"Ryanair will deal with any such disruptions if, or when they arise, and we apologise sincerely to customers for any upset or worry this threatened action... may cause," the company said.

It said the Dublin staff who planned to strike were a "small group of pilots who are working their notice and will shortly leave Ryanair, so they don't care how much upset they cause colleagues or customers".

Analysts at Goodbody said although there were deep divisions between pilots and Ryanair management, the "headlines are worse than the reality on the ground" they wrote in a note.

In September Ryanair said more than 2,000 flights would be cancelled this winter after it rearranged pilots' rosters to comply with new aviation rules.

Later that month it announced 18,000 further flights would be cancelled over the winter season, affecting more than 700,000 passengers.

Ryanair chief executive Michael O'Leary wrote to its 4,200 pilots to apologise for the changes to their rotas and urged them not to leave the airline.

However, this week it warned Dublin pilots they would lose agreed benefits by striking.

Many of the airline's pilots have joined unions following the cancellations, but Ryanair said it could legally decline to negotiate with them.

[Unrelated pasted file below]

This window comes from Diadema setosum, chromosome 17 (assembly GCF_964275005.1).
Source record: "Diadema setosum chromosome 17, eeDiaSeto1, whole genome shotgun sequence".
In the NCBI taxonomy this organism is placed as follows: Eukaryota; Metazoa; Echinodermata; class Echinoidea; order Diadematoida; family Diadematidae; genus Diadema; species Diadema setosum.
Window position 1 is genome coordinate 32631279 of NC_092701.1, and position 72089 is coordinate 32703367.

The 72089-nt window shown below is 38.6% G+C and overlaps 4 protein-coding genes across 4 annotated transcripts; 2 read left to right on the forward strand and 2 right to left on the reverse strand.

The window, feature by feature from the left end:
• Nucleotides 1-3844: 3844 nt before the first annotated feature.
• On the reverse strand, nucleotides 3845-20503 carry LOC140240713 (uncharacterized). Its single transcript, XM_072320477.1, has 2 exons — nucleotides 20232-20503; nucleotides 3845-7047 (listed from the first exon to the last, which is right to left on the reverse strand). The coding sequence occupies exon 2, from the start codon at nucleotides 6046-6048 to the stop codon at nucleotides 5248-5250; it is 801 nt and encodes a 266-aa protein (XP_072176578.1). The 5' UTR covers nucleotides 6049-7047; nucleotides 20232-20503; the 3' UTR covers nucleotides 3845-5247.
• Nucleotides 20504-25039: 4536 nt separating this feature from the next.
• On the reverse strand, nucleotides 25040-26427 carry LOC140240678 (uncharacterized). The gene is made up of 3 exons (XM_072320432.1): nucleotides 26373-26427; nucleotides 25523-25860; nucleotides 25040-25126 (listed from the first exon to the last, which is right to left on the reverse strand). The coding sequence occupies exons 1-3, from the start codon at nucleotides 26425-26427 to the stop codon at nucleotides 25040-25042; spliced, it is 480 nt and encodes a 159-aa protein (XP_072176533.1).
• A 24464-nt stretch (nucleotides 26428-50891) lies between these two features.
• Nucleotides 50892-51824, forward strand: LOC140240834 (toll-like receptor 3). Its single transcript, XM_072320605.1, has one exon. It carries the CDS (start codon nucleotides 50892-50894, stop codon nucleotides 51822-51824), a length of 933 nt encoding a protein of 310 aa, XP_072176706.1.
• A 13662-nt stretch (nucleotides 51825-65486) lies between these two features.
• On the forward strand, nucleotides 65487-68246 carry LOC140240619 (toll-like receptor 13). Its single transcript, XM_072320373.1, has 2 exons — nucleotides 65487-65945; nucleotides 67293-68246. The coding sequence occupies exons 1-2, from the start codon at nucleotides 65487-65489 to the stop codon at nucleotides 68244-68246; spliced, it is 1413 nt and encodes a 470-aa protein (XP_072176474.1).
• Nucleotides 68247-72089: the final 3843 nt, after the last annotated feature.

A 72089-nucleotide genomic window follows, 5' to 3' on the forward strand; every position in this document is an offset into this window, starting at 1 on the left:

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William Huskisson MP was the first person to be killed by a train while crossing the tracks, in 1830.  Many more have died in the same way since then.  Don't take a chance: stop, look, listen.

"Level crossings are safe, unless they are used in an unsafe manner."  Discuss.
Chris from Nailsea
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« Reply #107 on: December 20, 2017, 12:25:55 am »

From the BBC:

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Ryanair pilots in Ireland suspend strike plans

Ryanair pilots have suspended a pre-Christmas one-day strike, union bosses have announced.

The Impact union, which represents Irish-based pilots, has agreed to meet Ryanair's management on Tuesday ahead of the planned action on Wednesday.

It follows Ryanair's decision on Friday to recognise unions, in a bid to avert strikes across its European operations.

Unions in other countries had already halted action, but Impact said Irish pilots wanted more clarification.

In a statement on Sunday, the union said: "Impact has this evening suspended a planned one-day strike of Ryanair pilots next Wednesday after company management agreed to recognise the union as the representative of Irish-based pilots. The union has agreed to meet management on Tuesday evening, but says it is available to meet sooner.

"The union asked management to release its Ryanair pilot representatives to prepare for and attend the meeting. The union acknowledged the principled determination of Ryanair pilots."